Most LVT flooring has water-resistance capabilities and is common in wet areas such as the bathroom on the condition they're installed correctly. Historically, laminate has not been a great choice for wet areas such as kitchens and bathrooms, but technologies have improved in recent years. You can now find various water-resistant laminate floors fitted with a hydro seal locking mechanism and have a waterproof coating. With both flooring types, it's important to follow the manufacturer's instructions when installing in areas that may be exposed to water. Neither laminate nor LVT is suitable for a wet room installation; we wouldn't recommend them in your sauna room anytime soon.

LVT and Laminate Brand Comparison Table

 

Moduleo

Select

Click

Moduleo

Impress

Glue down

Karndean

Looselay

Universal Rigid

Click

Berry Alloc

Ocean

Quick Step

Classic

Floor Type

LVT LVT LVT LVT Laminate   Laminate

Protectonite PU Layer

Yes Yes No Yes No No

Scuff & Stain Resistant

Yes Yes No Yes No No

Water resistant

Yes Yes No Yes Yes Yes

Guarantee: Residential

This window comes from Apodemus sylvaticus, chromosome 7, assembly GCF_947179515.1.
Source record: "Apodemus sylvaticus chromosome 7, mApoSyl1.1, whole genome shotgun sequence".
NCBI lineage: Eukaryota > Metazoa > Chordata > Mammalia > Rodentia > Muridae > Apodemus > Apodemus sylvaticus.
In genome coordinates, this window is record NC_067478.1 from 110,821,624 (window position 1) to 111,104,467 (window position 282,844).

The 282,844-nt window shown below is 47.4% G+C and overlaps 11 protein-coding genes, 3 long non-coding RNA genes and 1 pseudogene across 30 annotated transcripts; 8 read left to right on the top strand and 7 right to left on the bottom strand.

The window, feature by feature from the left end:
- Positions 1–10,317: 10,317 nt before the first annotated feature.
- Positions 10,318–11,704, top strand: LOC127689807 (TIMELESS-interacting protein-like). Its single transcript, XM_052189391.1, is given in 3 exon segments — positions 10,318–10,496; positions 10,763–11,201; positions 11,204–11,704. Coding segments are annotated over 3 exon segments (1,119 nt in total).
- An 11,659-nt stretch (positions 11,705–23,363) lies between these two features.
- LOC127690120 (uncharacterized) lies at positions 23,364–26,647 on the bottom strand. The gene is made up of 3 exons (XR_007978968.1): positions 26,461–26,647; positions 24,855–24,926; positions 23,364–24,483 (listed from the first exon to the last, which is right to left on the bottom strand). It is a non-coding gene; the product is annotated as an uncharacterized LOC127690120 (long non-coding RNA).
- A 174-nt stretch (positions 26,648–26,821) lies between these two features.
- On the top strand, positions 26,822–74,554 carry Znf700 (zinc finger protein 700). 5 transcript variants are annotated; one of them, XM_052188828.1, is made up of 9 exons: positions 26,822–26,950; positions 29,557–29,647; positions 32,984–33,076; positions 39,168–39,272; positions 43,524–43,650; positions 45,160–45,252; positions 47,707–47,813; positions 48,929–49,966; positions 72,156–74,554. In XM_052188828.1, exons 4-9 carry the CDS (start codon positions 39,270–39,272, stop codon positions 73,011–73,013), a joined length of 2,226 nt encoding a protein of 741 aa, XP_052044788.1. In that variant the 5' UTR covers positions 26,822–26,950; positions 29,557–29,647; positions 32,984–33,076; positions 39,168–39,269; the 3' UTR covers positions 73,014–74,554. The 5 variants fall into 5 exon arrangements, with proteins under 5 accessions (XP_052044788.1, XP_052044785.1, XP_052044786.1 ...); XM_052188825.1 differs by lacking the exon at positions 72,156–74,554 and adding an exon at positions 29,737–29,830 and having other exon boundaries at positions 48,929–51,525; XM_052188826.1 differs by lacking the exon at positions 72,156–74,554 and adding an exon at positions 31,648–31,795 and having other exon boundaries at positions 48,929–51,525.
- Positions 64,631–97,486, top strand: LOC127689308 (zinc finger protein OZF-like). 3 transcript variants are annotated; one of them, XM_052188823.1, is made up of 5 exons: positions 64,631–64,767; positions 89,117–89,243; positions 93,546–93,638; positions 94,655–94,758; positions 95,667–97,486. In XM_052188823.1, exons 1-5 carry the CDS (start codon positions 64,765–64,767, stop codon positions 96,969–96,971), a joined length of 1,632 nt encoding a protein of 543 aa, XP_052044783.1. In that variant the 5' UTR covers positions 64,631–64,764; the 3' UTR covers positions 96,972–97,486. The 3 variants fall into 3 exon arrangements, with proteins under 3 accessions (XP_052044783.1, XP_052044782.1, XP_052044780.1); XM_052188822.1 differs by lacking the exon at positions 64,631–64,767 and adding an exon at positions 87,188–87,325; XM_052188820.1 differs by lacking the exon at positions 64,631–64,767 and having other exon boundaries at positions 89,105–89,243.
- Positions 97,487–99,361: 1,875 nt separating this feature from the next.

15 years 20 years Lifetime Lifetime Lifetime 20 years

Guarantee: Commercial

7 Years 10 Years 15 Years 10 Years 5 Years No

Slip Resistance Rating

R10 R10 No R10 n/a No

Suitable for Underfloor Heating

Yes Yes No Yes Yes Yes

Textured

Yes Yes No Yes Yes No

Impact Sound (Acoustic Insulation)

4db 3db No 21db No No

Wear Layer

0.4 mm 0.55 mm 0.55 mm 0.3 mm n/a No

Edging

Bevelled (4v) Bevelled (4v) Square Microbevelled Bevelled (4v) Square
Usage Class Class 23 (heavy)

Class 23(heavy)

No

Class 23 (heavy)

Class 23 (heavy) No

Thickness

4.5 mm 2.5 mm 4.5 mm 5.5 mm
8 mm
8 mm

RRP per m2 (March 2021)

£35.49 per m2 £34.99 per m2 £40.99 per m2 £19.95 per m2 £18.99 per m2 £19.49 per m2

For any other LVT & laminate queries, don't hesitate to get in touch with our team of flooring experts by contacting us here.